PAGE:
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Image / Living / Culture

Debut novelist Sian Hughes on writing her way through grief, confusion and motherhood


By Sarah Gill
05th Jul 2023
Debut novelist Sian Hughes on writing her way through grief, confusion and motherhood

An award-winning poet whose debut literary novel has already been incredibly well received, Sian Hughes shares her experience of putting pen to paper in the hopes of finding meaning in the depths of tragedy.

Setting out armed with grief and confusion, Sian Hughes attempted to write her way into understanding what might lead to such tragedy, in a quest for forgiveness more than anything.

When she was in her twenties, a friend took his life by entering a tidal river. An experience that shifted her mental landscape, Sian wrote Pearl about the seemingly random nature of this act. As she wrote and rewrote the story over many years, she experienced motherhood and lost her own mother, and found new ways to empathise with the central characters.

Sian’s first collection of poetry The Missing (Salt, 2009) was longlisted for the Guardian First Book Award, shortlisted for the Felix Dennis and Aldeburgh prizes, and won the Seamus Heaney Award.

Here, she shares her writing journey, beloved novels, and literary inspirations…

Sian Hughes author

Did you always want to be a writer/author?

I have always been a writer. I don’t remember discovering or deciding on it, but when I was seven my teacher Patrick made me a special book to write my poetry in. He was an exceptional teacher, an exceptional person, to be able to see the writer behind the scruffy, dyslexic mess that was my written work. He is still one of my best friends.

What inspired you to start writing?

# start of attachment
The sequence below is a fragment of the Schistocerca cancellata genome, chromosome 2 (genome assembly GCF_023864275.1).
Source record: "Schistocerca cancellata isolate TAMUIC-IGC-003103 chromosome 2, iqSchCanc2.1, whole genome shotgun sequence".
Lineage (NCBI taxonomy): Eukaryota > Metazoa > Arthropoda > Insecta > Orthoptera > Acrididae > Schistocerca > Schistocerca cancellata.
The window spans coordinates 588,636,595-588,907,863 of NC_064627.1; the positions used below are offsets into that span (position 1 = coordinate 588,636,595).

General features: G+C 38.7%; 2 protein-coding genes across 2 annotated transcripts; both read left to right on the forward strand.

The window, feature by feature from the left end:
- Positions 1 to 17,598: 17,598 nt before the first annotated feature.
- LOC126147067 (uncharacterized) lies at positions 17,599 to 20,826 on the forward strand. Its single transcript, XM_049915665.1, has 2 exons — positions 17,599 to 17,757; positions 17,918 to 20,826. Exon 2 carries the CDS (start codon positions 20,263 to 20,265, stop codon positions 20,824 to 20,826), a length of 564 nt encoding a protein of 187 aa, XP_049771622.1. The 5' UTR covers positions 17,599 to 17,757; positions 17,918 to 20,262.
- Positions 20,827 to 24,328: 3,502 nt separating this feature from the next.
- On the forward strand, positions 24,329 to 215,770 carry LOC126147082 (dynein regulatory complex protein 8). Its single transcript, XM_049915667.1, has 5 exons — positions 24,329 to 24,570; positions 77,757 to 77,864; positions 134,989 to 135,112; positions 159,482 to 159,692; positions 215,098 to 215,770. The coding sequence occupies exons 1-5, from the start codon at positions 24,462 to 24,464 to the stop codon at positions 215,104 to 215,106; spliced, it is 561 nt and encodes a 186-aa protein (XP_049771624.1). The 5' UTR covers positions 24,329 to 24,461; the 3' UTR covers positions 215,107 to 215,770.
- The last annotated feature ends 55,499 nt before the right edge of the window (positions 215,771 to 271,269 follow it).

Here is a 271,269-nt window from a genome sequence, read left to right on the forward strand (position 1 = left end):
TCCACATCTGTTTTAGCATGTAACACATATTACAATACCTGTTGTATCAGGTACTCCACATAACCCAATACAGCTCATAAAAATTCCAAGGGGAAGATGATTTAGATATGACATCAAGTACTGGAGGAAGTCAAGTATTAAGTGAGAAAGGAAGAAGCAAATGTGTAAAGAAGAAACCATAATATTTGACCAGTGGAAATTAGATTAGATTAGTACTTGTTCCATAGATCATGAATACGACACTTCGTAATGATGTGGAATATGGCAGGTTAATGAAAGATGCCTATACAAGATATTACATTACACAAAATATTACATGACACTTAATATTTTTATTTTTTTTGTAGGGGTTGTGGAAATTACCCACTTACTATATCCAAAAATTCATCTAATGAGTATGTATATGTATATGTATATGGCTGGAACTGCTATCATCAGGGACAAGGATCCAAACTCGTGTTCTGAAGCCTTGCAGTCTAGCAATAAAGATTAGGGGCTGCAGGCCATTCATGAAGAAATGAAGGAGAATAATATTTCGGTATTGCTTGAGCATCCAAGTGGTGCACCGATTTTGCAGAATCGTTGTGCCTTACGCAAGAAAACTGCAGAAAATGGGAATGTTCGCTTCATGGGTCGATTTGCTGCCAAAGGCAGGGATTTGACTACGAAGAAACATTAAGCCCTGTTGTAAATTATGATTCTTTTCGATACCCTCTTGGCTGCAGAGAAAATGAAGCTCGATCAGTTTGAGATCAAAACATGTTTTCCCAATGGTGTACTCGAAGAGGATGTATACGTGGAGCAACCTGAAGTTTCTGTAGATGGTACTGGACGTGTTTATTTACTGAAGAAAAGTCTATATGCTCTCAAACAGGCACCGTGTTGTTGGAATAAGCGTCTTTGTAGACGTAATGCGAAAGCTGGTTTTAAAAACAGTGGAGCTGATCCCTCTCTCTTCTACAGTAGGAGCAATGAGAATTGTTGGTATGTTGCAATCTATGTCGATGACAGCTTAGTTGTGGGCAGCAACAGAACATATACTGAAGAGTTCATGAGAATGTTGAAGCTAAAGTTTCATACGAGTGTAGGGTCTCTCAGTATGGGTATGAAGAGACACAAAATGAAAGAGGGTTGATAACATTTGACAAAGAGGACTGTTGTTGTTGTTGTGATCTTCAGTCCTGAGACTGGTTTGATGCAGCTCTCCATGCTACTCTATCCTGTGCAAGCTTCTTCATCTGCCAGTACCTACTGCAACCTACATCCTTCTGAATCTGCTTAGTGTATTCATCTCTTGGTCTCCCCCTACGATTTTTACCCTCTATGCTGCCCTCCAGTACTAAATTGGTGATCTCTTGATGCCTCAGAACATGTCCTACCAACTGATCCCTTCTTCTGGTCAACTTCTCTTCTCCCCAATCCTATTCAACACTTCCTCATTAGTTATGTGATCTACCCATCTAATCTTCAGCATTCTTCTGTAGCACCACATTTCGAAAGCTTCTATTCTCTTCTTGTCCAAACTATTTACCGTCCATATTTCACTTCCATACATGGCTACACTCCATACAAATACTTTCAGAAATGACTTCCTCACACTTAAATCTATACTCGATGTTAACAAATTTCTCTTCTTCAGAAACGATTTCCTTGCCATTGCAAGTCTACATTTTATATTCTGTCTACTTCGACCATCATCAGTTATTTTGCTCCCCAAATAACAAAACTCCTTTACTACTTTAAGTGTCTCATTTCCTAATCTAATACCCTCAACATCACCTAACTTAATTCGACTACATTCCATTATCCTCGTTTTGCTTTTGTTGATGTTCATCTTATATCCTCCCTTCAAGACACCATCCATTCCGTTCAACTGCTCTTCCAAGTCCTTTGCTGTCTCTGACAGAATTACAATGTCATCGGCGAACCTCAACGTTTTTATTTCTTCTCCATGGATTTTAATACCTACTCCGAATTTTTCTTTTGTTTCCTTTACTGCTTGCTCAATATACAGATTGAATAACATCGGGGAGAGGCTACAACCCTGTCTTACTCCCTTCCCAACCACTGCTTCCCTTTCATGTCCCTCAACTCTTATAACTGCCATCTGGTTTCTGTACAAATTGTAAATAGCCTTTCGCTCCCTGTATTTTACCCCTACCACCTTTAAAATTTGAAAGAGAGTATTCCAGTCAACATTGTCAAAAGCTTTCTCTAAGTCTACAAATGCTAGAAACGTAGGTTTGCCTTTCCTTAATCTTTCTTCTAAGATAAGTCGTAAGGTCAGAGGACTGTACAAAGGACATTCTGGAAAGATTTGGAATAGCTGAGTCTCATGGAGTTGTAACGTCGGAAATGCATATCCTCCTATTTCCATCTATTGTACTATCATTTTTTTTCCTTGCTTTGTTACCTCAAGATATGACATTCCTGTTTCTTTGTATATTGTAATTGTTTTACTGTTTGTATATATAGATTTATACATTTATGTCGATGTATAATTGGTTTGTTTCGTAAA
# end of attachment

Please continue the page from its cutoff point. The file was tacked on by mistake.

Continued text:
This book grew out of a set of characters I invented a long time ago. I cycled past an old house on the edge of my village when I was going to see my first boyfriend, and I imagined what the house would be like inside, and who might live there. But I didn’t have a plot for them. I experimented with writing in the voices of several of them, but I didn’t know for years what might happen to them to make it into a story. Then when a friend of mine died in a river, I wrote all their names onto a page of my journal, closed my eyes and pointed and the paper: whoever the pen fell on would die. That was the plot. But I was shocked at who I had chosen. I couldn’t think why she would do that. So I set out knowing what happened, but it took me ages to try and work out why. The answers came from my reading and re-reading the medieval poem Pearl, an elegy that was written in Cheshire, where I grew up. The final piece of the jigsaw came about when I moved back to my childhood home after my mother died, and I missed her everywhere I went. So the evolution of the book grew out of many different things, and when I wrote it I felt like I was juggling lots of different elements, wondering if they would ever come together to make one story. And they did.

What did you learn when writing this book?

The thing I have learned in writing this book is to listen to your own heart. This story would not leave me alone, my mind kept coming back to it, like falling in love, and for ages you go on thinking ‘no, this is not possible’ but your heart knows best. If this is your book, you won’t feel at home with yourself until you write it, just as, if this is the person you love, you will feel a whole lot better when you do something about it.

Do you have any quirky habits when writing?

I don’t have very good habits as a writer. I wish I did. I do write in journals, and I enjoy writing with pen and paper as a process. My secret weapon is going to The Arvon Foundation for a week’s retreat once a year to catch up with myself.

The first book you remember reading is…

The first book I read was the ladybird book of the farm. I’m not sure if that counts. When Patrick was my teacher he read us Charlotte’s Web and The Wheel on the School. I guess all of those books are about living in the countryside.

Your favourite Irish author is…